Twelve-step mantra a product of its times

Published June 1, 2004

From the beginning there has been a tension in the Christian family between those who struggle with the dynamics of applying their faith within the rigorous exigencies of daily life and those [pullquote] who would seem to ghettoize their faith in spiritual fantasies to escape the struggle. The bottom line here is that the realities of daily life, in times of war or peace, are complex and difficult, and probably never was this more evident than during the 20th century. It was a period when individuals and whole societies were called to engage in horrors that challenged both individual Christian conscience and everything that Christianity as a religion stands for.

That is why Elisabeth Sifton has done a great service in The Serenity Prayer by publishing a memoir of growing up in the family of her father Reinhold Niebuhr, a leading North American liberal theologian in a tumultuous century. In 1943 during the Second World War he wrote what has become known as The Serenity Prayer. Ms. Sifton’s purpose is to tell the story behind the prayer and to counteract the many fictions about its source that have been contrived over the years.

Simply written and with a depth of meaning, it is not difficult to understand its wide appeal: “God, give us grace to accept with serenity the things that cannot be changed, courage to change the things that should be changed, and the wisdom to distinguish the one from the other.” First published in a book of prayers used by U.S. Army chaplains it became known as The Serenity Prayer when it was adopted as a mantra of Alcoholics Anonymous.

Reinhold Niebuhr was born into a German-American family in Missouri, son of a pastor in the Evangelical Synod, in which he also became a pastor. After serving congregations for 15 years in Illinois and Michigan, embracing what he saw as the social imperatives of the gospel, he took up a post at Union Theological Seminary in New York where he influenced more than a generation of students to engage realistically in the world’s affairs in their witness to the gospel.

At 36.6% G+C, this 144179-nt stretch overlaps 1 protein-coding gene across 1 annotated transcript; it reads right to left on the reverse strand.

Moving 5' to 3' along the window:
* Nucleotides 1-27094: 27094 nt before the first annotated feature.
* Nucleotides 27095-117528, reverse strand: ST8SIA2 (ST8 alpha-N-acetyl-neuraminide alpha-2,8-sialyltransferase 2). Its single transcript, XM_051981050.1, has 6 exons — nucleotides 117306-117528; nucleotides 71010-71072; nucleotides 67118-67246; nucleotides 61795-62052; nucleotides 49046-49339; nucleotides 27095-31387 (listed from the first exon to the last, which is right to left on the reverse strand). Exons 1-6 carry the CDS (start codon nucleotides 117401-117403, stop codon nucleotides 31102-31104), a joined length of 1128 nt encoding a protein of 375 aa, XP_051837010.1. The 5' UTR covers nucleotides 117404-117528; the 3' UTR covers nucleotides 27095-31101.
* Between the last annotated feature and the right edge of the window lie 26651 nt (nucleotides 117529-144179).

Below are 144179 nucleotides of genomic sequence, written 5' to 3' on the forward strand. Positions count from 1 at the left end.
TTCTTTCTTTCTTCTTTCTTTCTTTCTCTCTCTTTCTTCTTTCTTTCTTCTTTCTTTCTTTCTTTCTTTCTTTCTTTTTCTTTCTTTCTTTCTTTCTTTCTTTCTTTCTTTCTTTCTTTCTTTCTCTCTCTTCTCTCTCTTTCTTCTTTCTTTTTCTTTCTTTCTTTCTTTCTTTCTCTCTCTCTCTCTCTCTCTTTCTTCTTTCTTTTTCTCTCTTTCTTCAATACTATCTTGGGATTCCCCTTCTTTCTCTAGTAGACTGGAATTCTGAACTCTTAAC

He was a champion for all those who suffered from the effects of racism, anti-Semitism and unfair labour laws and he argued and worked for principled and transparent involvements in international affairs. As he saw it the root problem was not fascism or industrial strife or war but, simply, sin. “The civilization and culture in which we are called upon to preach the Christian gospel is … a devotee of a very old religion dressed in a new form. It is the old religion of self-glorification. This is a very old religion, because it involves the quintessence of human sin as defined by St. Paul … ‘they became vain in their imaginations and their foolish heart was darkened. Professing themselves to be wise, they became fools’ [and what an accurate description that is of the vain glory of our modern era!]”

The author relates the happy family life that surrounded their summer retreat in Heath, Mass. There, friendships opened a window to understanding the context in which thoughtful Christians and others searched for direction through the questions raised by European political instability, the rise of fascism, economic depression, unjust labour conditions, war and its aftermath. For Niebuhr the gospel was about preaching and living the Kingdom of God as a “this world” reality. It meant recognizing that some things could not be changed, but also that some things could and should be changed. It meant taking positions and, in dialogue with others, thinking them through theologically in order to take action.

The prayer is as relevant today as when it was written and might well be on the lips of all 21st century Christians, and certainly of all Anglicans. The grace of serenity is only part of the prayer. Courage and wisdom are equally important – and too often in short supply. Each passing era provides a context which calls for a peculiar Christian witness, and this account of one man’s response in his day will provide encouragement for those facing the challenges of a new century.

This completes my third year of writing this column and I believe it is time for a change. My thanks to the editors for such an enjoyable task and to the readers whose comments I valued. Au revoir and God bless.


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